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Despite uptick in COVID-19 cases, Utah hospital official optimistic cases will level out

Community worker Kunani Tuttle shows COVID-19 testing instructions to a patient as University of Utah Health’s Wellness Bus visits the Sorenson Multicultural Center in Salt Lake City on Thursday, Aug. 20, 2020.
Community worker Kunani Tuttle shows COVID-19 testing instructions to a patient as University of Utah Health’s Wellness Bus visits the Sorenson Multicultural Center in Salt Lake City on Thursday, Aug. 20, 2020.
Yukai Peng, Deseret News

SALT LAKE CITY — A University of Utah official said he believes that, despite an expected “bump” in coronavirus cases due to school starting, the state “will continue to see a downward slide” due to mask-wearing in the state.

“I feel much more comfortable now than we were last month. Last month, we hit our maximum number of patients that we were taking care of in the hospital. We were ready for that, we had managed that. We’ve created separate space for those patients, and we also had additional providers. But now we’re back kind of to a small number of admissions,” Dr. Thomas Miller, chief medical officer at University of Utah Health, said Thursday during a news conference.

He said it appears masking “is really working,” as well as hand hygiene and other protective measures. For example, in Australia, where winter has already hit — along with flu season — the country has seen “very, very little” flu cases compared to previous years, Miller said.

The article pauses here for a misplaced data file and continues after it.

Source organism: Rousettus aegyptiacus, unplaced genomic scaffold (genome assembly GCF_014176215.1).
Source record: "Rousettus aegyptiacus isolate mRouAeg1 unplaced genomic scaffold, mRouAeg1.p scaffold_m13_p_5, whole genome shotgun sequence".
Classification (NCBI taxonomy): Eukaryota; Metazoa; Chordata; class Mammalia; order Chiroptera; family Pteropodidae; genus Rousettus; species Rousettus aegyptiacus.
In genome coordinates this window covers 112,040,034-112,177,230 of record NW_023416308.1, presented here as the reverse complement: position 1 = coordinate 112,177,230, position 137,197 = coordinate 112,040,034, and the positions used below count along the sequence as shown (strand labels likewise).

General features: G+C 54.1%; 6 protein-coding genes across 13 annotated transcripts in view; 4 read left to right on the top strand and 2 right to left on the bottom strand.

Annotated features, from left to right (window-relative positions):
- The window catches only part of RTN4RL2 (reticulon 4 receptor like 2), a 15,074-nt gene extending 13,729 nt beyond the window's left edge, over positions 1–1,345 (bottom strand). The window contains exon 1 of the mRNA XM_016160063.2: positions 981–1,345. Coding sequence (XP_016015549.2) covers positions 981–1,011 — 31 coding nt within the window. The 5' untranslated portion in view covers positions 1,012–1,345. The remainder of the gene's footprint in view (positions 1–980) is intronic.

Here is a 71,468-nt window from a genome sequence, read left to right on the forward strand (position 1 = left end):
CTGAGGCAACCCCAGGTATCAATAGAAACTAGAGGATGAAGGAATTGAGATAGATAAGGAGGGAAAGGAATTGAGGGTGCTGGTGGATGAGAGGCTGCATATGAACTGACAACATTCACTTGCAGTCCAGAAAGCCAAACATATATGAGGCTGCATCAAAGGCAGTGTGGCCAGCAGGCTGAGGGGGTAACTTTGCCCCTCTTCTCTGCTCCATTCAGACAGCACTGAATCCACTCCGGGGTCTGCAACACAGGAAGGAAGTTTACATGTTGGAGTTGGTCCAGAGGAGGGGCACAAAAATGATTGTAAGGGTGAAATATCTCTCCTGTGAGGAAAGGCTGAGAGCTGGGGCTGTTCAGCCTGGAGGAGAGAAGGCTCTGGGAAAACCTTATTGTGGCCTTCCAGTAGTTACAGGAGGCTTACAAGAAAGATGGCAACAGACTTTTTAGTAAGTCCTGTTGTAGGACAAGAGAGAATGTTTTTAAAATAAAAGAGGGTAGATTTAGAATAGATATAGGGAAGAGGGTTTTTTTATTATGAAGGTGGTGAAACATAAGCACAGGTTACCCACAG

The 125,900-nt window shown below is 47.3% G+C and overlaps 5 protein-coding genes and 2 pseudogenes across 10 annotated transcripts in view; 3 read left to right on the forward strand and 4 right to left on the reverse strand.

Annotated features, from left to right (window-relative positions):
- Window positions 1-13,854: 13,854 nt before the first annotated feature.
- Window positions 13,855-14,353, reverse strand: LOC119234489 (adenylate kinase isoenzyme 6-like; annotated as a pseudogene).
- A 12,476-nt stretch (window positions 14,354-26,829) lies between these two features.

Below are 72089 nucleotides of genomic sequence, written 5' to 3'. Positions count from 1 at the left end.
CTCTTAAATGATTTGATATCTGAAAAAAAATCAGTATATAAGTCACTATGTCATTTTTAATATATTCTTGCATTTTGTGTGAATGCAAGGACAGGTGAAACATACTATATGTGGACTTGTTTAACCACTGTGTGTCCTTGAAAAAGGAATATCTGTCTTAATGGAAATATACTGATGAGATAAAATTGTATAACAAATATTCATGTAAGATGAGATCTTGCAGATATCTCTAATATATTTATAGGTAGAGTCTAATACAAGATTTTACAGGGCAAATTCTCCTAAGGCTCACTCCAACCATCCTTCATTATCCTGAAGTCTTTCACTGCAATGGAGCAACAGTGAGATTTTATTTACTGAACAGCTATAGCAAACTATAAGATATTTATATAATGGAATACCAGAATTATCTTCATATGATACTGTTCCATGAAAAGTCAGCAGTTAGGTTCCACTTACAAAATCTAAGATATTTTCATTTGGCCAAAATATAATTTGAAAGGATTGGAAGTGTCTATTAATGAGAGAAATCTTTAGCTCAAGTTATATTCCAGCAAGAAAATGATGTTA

“And we believe that it’s because they are masked up down there to prevent COVID, and that masking has also protected Australians from the flu,” Miller said.

Utah continued to see an uptick in new COVID-19 cases on Saturday as health officials reported 433 new cases out of 4,249 people tested, and two additional deaths. The rolling seven-day average for new cases is 406 per day, and the average positive test rate is 9.4%.

Although “we’re all struggling to keep our protective gear on because it’s unnatural,” Miller urged people to remember they’re helping those who are vulnerable by doing so.

Miller also urged residents to get flu vaccinations as soon as they become available.

Those who belong to minority communities in Utah and are essential workers have also faced a higher rate of infection, Miller noted, “and so it’s important that we remember how this virus is impacting some people in disproportionate ways. And so we need to think about them and protect them as well,” Miller said.

The COVID-19 infection rate in the state’s Hispanic and Latino community has fallen slightly from about 40% of cases earlier in the pandemic to 35.8%, according to data from the Utah Department of Health.

New cases

Since the pandemic began, 54,272 people have tested positive for the disease out of 683,965, an overall positive rate of 7.9%, according to the Utah Department of Health.

Currently, 120 patients are hospitalized with COVID-19 in Utah, one fewer than on Friday. Of the state’s nearly 1,300 ventilators, 206 are in use. Nearly 3,200 have required hospital care for the disease in the state since the start of the outbreak.

Though two new deaths were reported Saturday, a previous death was removed from the state’s COVID-19 death toll for further investigation. The state’s toll now stands at 420.

The latest deaths were a Salt Lake County man between 65-84, and a San Juan County man between 45-64, both of whom were hospitalized when they died, health officials said.

Just under 45,900 of the state’s cases are considered recovered after surviving the three-week point since their diagnosis, meaning about 8,400 cases are still active.

New COVID-19 cases reported Saturday by health district across Utah:

  • Salt Lake County, 177
  • Utah County, 130
  • Davis County, 31
  • Southwest Utah, 27
  • Weber-Morgan, 23
  • Bear River (Box Elder, Cache, Rich), 12
  • Summit County, 10
  • Tooele County, 7
  • Wasatch County, 7
  • Southeast Utah, 4
  • Central Utah, 2
  • TriCounty (Uinta Basin), 2
  • San Juan County, 1